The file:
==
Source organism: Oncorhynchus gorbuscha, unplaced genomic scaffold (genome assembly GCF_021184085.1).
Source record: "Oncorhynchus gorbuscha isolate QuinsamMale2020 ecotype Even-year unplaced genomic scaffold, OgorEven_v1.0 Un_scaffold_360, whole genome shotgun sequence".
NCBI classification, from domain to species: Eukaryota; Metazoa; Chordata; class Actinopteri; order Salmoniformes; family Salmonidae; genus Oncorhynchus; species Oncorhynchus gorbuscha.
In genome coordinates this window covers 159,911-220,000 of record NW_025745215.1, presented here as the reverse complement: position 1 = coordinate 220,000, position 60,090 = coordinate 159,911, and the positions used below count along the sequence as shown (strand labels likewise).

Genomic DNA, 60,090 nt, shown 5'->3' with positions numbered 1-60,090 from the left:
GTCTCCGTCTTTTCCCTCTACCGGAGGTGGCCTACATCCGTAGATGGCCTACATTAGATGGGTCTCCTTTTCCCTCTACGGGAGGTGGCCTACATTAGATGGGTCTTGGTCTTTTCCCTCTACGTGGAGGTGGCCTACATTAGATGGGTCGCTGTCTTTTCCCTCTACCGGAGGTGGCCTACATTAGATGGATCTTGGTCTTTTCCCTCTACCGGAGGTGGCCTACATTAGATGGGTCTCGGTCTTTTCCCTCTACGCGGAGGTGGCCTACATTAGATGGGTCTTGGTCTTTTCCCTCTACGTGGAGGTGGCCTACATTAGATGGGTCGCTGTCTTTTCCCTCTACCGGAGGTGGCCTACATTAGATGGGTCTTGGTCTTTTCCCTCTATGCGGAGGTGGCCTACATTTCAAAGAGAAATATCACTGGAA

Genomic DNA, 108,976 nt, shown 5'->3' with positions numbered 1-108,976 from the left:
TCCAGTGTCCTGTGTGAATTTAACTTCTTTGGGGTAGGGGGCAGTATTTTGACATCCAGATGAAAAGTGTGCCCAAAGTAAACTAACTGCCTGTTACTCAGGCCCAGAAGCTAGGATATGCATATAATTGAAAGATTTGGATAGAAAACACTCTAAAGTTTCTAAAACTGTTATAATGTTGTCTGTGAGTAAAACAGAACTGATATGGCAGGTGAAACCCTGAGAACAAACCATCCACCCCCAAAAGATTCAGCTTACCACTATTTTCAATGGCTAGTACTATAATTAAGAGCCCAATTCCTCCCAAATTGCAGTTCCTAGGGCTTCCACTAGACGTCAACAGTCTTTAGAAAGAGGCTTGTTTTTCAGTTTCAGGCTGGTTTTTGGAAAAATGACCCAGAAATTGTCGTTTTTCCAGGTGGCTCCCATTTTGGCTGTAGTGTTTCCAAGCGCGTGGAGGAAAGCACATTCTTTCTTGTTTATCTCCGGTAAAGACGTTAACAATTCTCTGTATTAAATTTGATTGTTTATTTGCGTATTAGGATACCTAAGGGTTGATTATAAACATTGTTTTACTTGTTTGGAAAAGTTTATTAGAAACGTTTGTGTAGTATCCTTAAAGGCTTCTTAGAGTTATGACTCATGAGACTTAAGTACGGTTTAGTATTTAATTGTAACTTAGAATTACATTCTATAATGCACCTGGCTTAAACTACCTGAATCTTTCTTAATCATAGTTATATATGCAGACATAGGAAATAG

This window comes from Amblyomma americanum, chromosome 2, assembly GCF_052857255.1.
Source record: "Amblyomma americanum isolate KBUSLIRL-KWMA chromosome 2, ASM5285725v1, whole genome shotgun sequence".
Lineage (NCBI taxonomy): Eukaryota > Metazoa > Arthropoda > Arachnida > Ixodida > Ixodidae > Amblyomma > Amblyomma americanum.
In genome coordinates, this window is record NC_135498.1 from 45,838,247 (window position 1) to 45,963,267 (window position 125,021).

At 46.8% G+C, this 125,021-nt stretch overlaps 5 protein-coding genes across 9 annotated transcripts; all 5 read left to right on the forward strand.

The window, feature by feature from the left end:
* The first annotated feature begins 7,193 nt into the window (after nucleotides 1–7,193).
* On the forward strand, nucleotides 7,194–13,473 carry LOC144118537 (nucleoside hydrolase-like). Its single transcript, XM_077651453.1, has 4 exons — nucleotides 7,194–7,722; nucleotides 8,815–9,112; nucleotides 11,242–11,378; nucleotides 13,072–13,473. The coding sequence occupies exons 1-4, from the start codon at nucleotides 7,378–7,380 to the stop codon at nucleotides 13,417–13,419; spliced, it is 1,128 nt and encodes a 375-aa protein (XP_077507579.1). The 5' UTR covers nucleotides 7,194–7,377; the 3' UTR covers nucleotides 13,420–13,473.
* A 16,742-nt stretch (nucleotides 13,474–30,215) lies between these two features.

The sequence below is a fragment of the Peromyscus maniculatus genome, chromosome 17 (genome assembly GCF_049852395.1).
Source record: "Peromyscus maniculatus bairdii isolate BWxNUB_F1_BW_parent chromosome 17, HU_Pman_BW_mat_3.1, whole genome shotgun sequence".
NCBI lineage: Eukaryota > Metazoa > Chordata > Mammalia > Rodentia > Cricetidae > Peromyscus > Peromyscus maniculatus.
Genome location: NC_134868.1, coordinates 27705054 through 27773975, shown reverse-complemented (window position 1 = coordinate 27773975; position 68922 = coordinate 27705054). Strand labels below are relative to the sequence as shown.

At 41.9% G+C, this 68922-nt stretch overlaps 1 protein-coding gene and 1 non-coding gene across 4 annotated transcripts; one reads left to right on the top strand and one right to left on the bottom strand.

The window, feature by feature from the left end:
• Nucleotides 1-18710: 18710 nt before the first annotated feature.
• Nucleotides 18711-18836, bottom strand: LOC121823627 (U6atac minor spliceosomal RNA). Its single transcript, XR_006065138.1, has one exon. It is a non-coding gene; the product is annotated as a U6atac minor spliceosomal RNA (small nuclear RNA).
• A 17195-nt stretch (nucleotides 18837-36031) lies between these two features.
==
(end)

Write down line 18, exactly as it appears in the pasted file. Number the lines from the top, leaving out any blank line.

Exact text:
The sequence below is a fragment of the Peromyscus maniculatus genome, chromosome 17 (genome assembly GCF_049852395.1).